The Thing About My Folks Movie Review

The Thing About My Folks is a low-budget labor of love for star Paul Reiser, and both halves of that equation show: Its depiction of a late-in-life father-son relationship is prickly and heartfelt, and it looks terrible. Digital video probably enabled the film to be made at all, but cinematographers in this medium ought not to shoot, say, sunlight sparkling over a lake; it calls pixilated attention to the camera's limitations too readily. Folks is about a trip, but it feels strangely closed-off; it's one of those road movies where the characters seem to travel over the same 10-mile stretch for several days.

The reason for the long drive: Ben Kleinman (Reiser) is looking after his elderly father Sam (Peter Falk), who has just received a terse letter from his wife; she's fed up with him and he's leaving. Ben himself has read a second letter, far more generous with exposition (perhaps to a fault), which goes into greater detail about why this may have happened. Ben takes Sam on the road while his sisters and wife search for the errant Mrs. Kleinman; over the course of their misadventures, he tries to talk out some dysfunction with his father.

Falk digs into his crotchety role with vigor, but there's something a little off-putting about his willingness - even eagerness - to play doddering old men. The real problem with this Paul Reiser project, though, is Reiser himself, who displays little talent for anchoring a feature film. He has a bland affability, but his comedic style springs almost exclusively from reactions. I'm not talking about comic standards like reaction shots or snappy comebacks. I'm talking about dialogue that seems to consist mainly of: "What? What is this? What are you talking about? Why would you do that?"

Jerry Seinfeld, a close stylistic cousin of Reiser's, does similar shtick, but he (or the version of himself displayed on his TV show) has weird little obsessions - Superman, cereal, cleanliness - that fill out his comic personality. Reiser characters rarely have real interests or hang-ups, even of the self-directed variety; they just kvetch, like a skipping Woody Allen DVD. Because Reiser wrote the screenplay, most of the characters share this relentlessly empty analysis; they all dissect each other's dialogue, no matter how mundane, strenuously attempting to squeeze laughs from faux-confusion.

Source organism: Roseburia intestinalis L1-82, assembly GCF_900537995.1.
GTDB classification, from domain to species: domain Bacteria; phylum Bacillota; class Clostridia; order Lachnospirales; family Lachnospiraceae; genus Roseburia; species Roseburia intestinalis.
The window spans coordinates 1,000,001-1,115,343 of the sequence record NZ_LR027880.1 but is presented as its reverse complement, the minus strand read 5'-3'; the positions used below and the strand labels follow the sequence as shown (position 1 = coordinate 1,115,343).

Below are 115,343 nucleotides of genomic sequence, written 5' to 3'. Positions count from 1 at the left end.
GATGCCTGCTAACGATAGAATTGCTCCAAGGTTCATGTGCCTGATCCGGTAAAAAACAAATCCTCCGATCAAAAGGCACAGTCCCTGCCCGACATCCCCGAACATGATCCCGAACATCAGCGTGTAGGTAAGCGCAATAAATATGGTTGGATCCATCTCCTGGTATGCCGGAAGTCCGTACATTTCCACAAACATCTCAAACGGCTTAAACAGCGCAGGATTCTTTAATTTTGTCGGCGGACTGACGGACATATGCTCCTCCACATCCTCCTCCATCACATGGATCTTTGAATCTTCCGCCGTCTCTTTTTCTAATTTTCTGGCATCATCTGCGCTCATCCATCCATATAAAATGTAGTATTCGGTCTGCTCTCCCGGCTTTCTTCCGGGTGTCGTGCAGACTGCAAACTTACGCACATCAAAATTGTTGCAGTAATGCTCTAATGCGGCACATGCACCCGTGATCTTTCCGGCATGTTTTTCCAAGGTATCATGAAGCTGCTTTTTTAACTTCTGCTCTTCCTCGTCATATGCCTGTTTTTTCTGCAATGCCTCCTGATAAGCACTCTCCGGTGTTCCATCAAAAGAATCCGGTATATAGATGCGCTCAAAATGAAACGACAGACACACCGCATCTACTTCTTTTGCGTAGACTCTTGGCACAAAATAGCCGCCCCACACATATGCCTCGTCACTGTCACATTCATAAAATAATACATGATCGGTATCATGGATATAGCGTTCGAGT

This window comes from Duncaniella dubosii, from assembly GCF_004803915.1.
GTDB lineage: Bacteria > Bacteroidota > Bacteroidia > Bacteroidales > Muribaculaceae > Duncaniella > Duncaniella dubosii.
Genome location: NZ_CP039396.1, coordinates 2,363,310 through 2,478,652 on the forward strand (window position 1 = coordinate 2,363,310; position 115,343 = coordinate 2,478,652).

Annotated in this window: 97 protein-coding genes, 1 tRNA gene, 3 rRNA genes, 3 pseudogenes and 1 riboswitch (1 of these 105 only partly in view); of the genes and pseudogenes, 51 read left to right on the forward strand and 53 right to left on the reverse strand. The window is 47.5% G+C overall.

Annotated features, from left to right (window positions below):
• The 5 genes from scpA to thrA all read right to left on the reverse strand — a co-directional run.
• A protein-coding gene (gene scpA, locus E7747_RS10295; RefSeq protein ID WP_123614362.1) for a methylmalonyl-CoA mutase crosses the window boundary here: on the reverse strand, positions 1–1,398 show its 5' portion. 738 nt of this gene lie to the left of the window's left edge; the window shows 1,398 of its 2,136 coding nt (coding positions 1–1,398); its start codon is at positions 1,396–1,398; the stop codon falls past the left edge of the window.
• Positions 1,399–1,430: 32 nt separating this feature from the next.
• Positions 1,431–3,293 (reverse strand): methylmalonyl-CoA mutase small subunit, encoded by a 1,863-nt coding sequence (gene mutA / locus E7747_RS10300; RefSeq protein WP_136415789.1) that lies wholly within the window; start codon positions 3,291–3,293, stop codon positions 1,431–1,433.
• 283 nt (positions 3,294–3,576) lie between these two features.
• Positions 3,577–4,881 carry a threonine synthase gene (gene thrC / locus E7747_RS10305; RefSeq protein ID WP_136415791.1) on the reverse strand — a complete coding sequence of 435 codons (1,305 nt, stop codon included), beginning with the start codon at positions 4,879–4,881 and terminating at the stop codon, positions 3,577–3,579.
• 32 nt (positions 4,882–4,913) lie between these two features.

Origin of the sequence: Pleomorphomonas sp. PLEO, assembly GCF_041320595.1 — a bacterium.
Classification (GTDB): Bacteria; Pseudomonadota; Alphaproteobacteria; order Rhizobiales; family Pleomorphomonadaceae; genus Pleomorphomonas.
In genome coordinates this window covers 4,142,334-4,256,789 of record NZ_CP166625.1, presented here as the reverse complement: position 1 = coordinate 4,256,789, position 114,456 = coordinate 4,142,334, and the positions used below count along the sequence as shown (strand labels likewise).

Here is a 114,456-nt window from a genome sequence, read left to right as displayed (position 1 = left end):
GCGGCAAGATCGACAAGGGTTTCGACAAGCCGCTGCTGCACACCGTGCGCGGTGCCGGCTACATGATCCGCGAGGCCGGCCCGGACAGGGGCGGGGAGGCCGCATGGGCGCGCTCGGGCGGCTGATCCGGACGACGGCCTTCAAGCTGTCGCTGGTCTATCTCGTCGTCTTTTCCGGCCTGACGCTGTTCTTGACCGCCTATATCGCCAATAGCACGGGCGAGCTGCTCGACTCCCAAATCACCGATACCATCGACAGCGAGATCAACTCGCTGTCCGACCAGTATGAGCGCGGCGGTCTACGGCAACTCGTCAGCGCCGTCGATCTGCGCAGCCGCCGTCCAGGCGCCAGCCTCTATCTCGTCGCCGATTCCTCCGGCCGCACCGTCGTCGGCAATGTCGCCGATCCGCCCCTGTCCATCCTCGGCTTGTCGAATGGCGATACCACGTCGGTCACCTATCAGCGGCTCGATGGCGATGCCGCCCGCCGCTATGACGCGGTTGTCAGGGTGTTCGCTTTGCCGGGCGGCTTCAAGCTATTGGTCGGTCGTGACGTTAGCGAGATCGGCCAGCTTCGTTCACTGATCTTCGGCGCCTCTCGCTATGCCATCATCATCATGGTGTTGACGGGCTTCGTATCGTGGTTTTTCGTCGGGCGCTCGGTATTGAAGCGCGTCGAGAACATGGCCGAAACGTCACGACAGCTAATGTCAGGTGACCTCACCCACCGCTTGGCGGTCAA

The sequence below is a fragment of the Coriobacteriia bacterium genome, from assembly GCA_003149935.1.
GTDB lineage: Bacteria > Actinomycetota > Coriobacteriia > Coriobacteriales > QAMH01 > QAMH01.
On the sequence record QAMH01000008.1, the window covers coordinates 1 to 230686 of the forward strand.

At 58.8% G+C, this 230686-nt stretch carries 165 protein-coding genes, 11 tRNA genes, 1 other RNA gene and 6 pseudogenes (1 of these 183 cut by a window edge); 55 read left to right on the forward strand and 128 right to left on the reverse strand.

Beneath all of the yammering, Reiser's script actually contains some insight into a long, productive, and not always particularly happy marriage. The grievances aired between father and son, even in the long-speech format, have the ring of truthful ambiguity; the movie doesn't vilify unromantic and work-minded Sam, nor does it turn Ben into an ungrateful whippersnapper.

Nor, though, can anyone resist the urge to wrap up this family's factious relationships in sparkly paper. The best moments in Folks are often the roughest, both physically (father and son get into a slapsticky barroom brawl) and emotionally (father and son alienate new friends by having it out at the dinner table). In the end, Reiser and director Raymond De Felitta can't resist sanding off the edges; one final helping of exposition is heaped onto the audience's plate, and its eagerness to please (both the audience and the characters) leaves an unpleasant aftertaste.

The problems of the Kleinman family, while far from earth-shattering, are presented too realistically for what I guess is the film's ultimate goal. You'd think it would be difficult to employ a grainy video camera as rose-colored glasses, but that's exactly how The Thing About My Folks looks at its grown-up problems.

The thing is, they can't dance.

Cast & Crew

Producer : Robert F. Newmyer, ,


The Thing About My Folks Rating

" Grim "

Rating: PG-13, 2005


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